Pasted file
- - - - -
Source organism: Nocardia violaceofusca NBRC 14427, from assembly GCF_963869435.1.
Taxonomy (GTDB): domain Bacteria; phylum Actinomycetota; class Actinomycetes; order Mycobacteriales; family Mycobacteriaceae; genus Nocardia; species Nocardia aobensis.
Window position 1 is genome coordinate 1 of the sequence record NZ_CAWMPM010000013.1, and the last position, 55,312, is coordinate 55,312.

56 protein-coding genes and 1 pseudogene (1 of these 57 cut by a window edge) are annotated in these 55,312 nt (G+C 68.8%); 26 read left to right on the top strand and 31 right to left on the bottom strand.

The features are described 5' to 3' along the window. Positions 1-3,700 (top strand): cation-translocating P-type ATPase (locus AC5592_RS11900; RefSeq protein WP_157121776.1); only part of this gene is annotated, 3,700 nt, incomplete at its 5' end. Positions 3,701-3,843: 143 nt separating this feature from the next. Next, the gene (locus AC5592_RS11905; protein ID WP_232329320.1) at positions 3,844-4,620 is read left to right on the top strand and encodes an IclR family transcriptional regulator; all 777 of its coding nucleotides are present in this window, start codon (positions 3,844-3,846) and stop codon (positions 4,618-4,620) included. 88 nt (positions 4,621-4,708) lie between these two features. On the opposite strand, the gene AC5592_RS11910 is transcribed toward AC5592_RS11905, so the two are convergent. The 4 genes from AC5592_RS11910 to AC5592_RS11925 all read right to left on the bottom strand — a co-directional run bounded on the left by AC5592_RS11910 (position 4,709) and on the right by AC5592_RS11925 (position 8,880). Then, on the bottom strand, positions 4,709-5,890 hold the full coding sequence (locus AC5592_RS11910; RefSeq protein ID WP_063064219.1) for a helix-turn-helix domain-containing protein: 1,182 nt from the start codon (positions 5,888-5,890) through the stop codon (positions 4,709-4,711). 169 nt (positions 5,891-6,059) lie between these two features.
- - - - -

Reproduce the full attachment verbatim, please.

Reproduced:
Source organism: Nocardia violaceofusca NBRC 14427, from assembly GCF_963869435.1.
Taxonomy (GTDB): domain Bacteria; phylum Actinomycetota; class Actinomycetes; order Mycobacteriales; family Mycobacteriaceae; genus Nocardia; species Nocardia aobensis.
Window position 1 is genome coordinate 1 of the sequence record NZ_CAWMPM010000013.1, and the last position, 55,312, is coordinate 55,312.

56 protein-coding genes and 1 pseudogene (1 of these 57 cut by a window edge) are annotated in these 55,312 nt (G+C 68.8%); 26 read left to right on the top strand and 31 right to left on the bottom strand.

The features are described 5' to 3' along the window. Positions 1-3,700 (top strand): cation-translocating P-type ATPase (locus AC5592_RS11900; RefSeq protein WP_157121776.1); only part of this gene is annotated, 3,700 nt, incomplete at its 5' end. Positions 3,701-3,843: 143 nt separating this feature from the next. Next, the gene (locus AC5592_RS11905; protein ID WP_232329320.1) at positions 3,844-4,620 is read left to right on the top strand and encodes an IclR family transcriptional regulator; all 777 of its coding nucleotides are present in this window, start codon (positions 3,844-3,846) and stop codon (positions 4,618-4,620) included. 88 nt (positions 4,621-4,708) lie between these two features. On the opposite strand, the gene AC5592_RS11910 is transcribed toward AC5592_RS11905, so the two are convergent. The 4 genes from AC5592_RS11910 to AC5592_RS11925 all read right to left on the bottom strand — a co-directional run bounded on the left by AC5592_RS11910 (position 4,709) and on the right by AC5592_RS11925 (position 8,880). Then, on the bottom strand, positions 4,709-5,890 hold the full coding sequence (locus AC5592_RS11910; RefSeq protein ID WP_063064219.1) for a helix-turn-helix domain-containing protein: 1,182 nt from the start codon (positions 5,888-5,890) through the stop codon (positions 4,709-4,711). 169 nt (positions 5,891-6,059) lie between these two features.